— By Bill Cornwell
HUNTINGTON, W.Va. — Like many around the state, the Marshall University football program is sending positive thoughts to the family and friends of Alex Miller. Miller, a Roane County High School football player, passed away over the weekend after he was taken to the hospital during the Raiders’ game against Clay County.
Marshall head coach Doc Holliday tweeted condolences to the Miller family and Holliday continued to discuss Miller during his Tuesday news conference.
“Our thoughts and prayers are with the family and friends of Alex Miller in Roane County,” Holliday said. “What a tragedy that was. As a coach who played in the state of West Virginia and coached here forever … again our thoughts and prayers are with them from myself, our family and the entire Herd family to everyone in Roane County.”
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Marshall is enjoying a much-needed bye week after starting the season with three hard-hitting contests that have taken a toll on the team. The last two weeks were tough in particular, with the Herd suffering a 14-7 loss at Boise State and bouncing back to beat Ohio, 33-31.
Holliday said two weeks of recuperation before the September 28 home game with Cincinnati will allow key members of his team to improve their health, especially sophomore starting running back Brenden Knox.
Knox was injured in the Ohio game, and senior wide receiver Obi Obialo, who has not played so far this season as he recovers from a preseason injury, gets extra time to heal.
“Those guys get an opportunity to double up treatments (because of the bye week),” Holliday said. “Most of those situations are just a couple of days deals so we have the chance to get a lot of those guys back.”
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Marshall is the beneficiary of having two bye weeks this season. The next off week for the Herd comes the weekend of November 9 following a stretch of five straight Conference USA games in October, as well as one November 2.
The off weeks aren’t just used for rest as coaches are recruiting and players are preparing for upcoming games, doing what Holliday calls “self-scouting.”
“In a self-scout, you’re breaking down your own tendencies,” Holliday said. “What are we doing on third downs? What are we doing to our opponents? In special teams, where are we giving away things with our alignments and that type of thing. We go over all three of our games and find out what tendencies we have and what we need to change up as well as what other people are doing.”
Holliday also believes every team should have multiple bye weeks.
“The good thing is that we have two of them, which I think in college football, to be honest, everyone ought to have two byes for injury purposes and that type of thing,” Holliday said. “It gives kids a chance to catch their breath a little bit and get healthy. I think it came at a good time for us because we have a couple of guys who are banged up and we have some critical games coming up as well. So I think it fit in pretty well.”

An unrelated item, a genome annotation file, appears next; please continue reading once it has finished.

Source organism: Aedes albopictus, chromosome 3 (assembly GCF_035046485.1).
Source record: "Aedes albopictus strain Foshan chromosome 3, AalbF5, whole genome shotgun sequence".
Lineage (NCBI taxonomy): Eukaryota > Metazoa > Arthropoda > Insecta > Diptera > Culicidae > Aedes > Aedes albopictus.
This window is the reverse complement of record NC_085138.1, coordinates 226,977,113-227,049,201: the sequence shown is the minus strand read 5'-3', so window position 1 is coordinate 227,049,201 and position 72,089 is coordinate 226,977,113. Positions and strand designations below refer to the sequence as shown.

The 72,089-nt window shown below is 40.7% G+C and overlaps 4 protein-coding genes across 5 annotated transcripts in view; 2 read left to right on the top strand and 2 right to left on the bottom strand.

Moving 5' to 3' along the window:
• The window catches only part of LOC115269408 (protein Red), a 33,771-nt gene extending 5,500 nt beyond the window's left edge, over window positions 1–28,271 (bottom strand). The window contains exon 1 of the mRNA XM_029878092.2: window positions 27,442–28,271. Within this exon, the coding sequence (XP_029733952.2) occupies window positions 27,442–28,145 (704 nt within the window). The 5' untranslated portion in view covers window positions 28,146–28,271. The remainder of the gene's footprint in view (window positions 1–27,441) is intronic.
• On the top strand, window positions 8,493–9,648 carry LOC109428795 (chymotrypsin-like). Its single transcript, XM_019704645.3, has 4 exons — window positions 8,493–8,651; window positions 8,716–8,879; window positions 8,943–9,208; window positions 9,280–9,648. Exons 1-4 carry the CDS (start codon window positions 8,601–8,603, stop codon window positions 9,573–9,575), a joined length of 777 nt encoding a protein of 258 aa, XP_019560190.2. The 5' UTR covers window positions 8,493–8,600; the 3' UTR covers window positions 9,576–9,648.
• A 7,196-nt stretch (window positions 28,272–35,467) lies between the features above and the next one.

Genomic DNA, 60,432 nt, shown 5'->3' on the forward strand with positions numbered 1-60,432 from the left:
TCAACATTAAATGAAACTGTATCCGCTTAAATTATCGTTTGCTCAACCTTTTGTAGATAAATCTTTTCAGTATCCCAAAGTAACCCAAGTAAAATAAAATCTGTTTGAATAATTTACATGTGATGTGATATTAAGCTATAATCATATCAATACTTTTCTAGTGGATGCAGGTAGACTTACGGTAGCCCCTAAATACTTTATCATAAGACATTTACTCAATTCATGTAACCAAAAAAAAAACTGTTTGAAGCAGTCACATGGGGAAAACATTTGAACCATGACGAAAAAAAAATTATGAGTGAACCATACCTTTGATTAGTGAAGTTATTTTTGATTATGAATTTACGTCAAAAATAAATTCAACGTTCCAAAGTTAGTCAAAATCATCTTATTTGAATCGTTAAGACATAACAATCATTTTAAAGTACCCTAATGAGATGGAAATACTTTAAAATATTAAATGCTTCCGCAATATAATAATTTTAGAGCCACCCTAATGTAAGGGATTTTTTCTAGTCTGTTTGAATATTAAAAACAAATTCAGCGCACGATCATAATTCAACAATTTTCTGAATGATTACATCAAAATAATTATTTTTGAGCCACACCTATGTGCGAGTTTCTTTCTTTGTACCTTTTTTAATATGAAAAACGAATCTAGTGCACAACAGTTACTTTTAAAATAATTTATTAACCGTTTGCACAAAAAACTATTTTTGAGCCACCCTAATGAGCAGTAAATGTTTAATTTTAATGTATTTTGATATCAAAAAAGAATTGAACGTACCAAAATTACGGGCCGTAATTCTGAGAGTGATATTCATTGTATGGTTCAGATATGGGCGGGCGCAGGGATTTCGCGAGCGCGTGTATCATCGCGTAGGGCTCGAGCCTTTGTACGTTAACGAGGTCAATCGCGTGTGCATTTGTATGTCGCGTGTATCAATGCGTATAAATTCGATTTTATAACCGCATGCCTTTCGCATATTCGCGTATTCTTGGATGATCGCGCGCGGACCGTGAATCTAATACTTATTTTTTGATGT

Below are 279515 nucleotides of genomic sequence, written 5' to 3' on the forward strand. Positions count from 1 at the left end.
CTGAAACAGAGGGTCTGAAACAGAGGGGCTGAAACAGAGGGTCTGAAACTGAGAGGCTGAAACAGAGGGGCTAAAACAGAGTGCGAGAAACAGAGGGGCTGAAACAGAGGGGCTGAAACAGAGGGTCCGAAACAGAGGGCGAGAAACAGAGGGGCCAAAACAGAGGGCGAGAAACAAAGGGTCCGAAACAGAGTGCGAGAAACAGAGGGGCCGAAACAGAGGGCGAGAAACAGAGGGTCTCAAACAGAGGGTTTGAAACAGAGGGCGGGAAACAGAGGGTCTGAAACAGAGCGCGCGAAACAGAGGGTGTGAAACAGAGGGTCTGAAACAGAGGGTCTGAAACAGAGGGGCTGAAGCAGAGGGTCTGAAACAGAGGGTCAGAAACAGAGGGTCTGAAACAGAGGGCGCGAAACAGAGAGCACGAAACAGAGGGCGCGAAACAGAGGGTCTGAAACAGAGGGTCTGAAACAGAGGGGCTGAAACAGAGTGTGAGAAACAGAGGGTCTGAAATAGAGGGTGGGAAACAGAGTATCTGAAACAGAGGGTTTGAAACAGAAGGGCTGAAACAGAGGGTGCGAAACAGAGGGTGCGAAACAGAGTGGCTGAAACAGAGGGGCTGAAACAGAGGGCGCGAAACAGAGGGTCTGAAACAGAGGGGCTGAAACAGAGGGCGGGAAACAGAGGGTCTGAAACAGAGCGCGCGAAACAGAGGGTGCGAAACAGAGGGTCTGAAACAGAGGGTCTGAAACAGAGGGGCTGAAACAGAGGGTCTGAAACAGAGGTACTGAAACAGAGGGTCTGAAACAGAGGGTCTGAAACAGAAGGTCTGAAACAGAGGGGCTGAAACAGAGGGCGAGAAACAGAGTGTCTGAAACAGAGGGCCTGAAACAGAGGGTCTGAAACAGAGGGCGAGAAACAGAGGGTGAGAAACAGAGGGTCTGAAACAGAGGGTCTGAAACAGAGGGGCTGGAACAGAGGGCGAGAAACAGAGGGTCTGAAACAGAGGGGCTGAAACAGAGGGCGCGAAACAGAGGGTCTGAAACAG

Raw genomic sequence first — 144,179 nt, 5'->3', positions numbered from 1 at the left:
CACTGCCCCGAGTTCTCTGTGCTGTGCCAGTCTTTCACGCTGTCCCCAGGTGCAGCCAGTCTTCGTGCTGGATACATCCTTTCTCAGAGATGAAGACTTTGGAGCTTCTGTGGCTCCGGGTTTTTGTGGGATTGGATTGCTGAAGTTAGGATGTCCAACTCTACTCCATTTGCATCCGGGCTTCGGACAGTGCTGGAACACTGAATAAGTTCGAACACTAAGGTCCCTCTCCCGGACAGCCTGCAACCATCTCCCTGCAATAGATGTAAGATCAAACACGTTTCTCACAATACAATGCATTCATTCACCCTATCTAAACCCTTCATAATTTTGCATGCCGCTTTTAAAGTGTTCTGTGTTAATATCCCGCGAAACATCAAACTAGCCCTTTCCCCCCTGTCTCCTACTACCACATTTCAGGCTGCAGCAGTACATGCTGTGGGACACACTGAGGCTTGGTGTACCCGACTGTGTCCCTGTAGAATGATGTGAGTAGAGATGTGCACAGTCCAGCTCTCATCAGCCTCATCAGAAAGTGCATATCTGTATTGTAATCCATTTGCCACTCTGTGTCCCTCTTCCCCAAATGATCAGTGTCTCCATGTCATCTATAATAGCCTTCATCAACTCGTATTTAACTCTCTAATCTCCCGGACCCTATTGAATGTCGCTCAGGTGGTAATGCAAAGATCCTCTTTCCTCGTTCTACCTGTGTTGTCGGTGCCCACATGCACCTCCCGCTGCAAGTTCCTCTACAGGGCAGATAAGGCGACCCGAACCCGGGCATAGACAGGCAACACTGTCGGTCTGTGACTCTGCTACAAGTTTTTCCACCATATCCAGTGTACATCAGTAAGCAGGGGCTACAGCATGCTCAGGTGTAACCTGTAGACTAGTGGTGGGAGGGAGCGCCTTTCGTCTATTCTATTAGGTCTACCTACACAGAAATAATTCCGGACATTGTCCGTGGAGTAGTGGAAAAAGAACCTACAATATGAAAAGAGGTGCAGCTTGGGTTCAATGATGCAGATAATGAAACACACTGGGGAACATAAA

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Holliday is still excited about the way that Marshall dominated down the stretch in the close win over the Bobcats.
After giving up the lead early in the the fourth quarter on a 72-yard run by Bobcats’ senior quarterback Nathan Rourke, Marshall’s offense answered with a seven play, 75-yard drive capped by a 43-yard touchdown pass from quarterback Isaiah Green to tight end Xavier Gaines. Justin Rohrwasser missed the extra point, leaving Marshall with a two-point lead, but the Herd defense shutdown Ohio’s offense on the next possession, forcing a punt.
Marshall’s offense then ran out the clock on eight straight runs, taking the ball from the Marshall 28 to the Ohio 2.
“I saw a team that reacted the way you’re supposed to react,” Holliday said. “We had some adversity. We talk all the time about adversity occurring in every game and you just have to be able to overcome that. I saw a bunch of guys who had the right look in their eye and, at the end of the day, got it done. We made two drives when we had to and that was what was needed to get it done.”
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Marshall is getting plenty of time this week to begin preparations for Cincinnati.
The Bearcats, who are also off this week after a 2-1 start, are considered one of the top teams in the American Athletic Conference.
Thus far, Cincinnati has beaten UCLA and Miami Ohio, while losing at Ohio State in Week 2.
The teams last met two years ago in Cincinnati, with Marshall coming away with a 38-21 win in the first season for current UC head coach Luke Fickell.
Holliday says the Bearcats have made great strides in the past two years and he’s especially impressed with Cincinnati’s offense, led by sophomore quarterback Desmond Ridder and junior running back Michael Warren II.
“It seems like every week we play, we face a quarterback that’s going to be a problem and (Ritter) is,” Holliday said. “He was a freshman a year ago and they won a bunch of games with him. The thing that you’re seeing in college football now, almost every week, is a guy at that position who can beat you with his feet. You hear me say it every week, but it’s true. It will be a challenge for our defense.
“They have a tailback (Warren) who is 220-plus pounds. The reason that they were so successful last season is that they have good players. They have them again and it will be a great challenge for us.”